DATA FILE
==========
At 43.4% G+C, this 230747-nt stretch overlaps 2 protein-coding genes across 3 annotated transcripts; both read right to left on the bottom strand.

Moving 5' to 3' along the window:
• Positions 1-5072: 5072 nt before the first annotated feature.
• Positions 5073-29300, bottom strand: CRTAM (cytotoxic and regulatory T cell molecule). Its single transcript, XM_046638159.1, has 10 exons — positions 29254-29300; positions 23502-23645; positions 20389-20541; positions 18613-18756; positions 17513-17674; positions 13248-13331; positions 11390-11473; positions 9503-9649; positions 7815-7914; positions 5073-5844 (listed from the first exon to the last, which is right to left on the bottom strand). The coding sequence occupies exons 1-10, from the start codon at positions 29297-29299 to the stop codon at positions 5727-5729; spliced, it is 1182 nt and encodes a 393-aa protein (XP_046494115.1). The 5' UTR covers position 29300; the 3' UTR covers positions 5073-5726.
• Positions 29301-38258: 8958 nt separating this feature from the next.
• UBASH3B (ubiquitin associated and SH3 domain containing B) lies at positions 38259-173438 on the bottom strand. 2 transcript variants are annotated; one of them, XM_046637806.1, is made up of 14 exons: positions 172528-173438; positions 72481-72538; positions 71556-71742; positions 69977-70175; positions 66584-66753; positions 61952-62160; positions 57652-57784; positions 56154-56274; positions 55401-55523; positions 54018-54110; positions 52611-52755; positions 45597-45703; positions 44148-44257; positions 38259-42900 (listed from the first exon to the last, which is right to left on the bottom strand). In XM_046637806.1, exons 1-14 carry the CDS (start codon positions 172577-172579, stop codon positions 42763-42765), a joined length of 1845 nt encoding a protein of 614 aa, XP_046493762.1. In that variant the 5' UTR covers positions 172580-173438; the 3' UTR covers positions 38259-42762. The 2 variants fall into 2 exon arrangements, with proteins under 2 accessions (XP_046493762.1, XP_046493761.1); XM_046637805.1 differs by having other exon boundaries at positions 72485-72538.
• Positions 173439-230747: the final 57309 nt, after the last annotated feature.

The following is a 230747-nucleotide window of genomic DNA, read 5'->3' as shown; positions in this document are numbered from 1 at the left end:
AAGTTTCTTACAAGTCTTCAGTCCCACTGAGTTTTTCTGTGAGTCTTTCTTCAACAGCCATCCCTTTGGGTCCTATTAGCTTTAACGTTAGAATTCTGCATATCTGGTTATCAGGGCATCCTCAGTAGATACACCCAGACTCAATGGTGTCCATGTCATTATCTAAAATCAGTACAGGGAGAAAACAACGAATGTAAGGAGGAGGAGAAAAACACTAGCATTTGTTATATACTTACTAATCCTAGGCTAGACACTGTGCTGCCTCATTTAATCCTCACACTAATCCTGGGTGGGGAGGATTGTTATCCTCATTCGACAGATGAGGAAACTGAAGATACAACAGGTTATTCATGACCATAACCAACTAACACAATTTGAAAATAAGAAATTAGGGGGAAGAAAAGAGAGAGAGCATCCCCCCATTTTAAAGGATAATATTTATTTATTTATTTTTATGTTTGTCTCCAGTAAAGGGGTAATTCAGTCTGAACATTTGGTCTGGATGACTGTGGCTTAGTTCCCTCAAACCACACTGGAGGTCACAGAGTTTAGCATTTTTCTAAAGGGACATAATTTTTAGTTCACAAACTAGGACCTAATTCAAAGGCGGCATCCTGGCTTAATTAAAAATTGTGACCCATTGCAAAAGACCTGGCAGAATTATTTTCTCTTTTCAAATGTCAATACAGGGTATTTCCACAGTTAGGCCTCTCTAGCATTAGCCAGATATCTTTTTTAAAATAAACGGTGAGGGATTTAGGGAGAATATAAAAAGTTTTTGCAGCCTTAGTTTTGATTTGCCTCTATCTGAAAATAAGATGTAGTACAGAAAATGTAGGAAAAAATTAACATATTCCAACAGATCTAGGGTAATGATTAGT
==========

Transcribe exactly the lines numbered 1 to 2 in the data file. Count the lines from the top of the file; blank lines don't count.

At 43.4% G+C, this 230747-nt stretch overlaps 2 protein-coding genes across 3 annotated transcripts; both read right to left on the bottom strand.

Moving 5' to 3' along the window: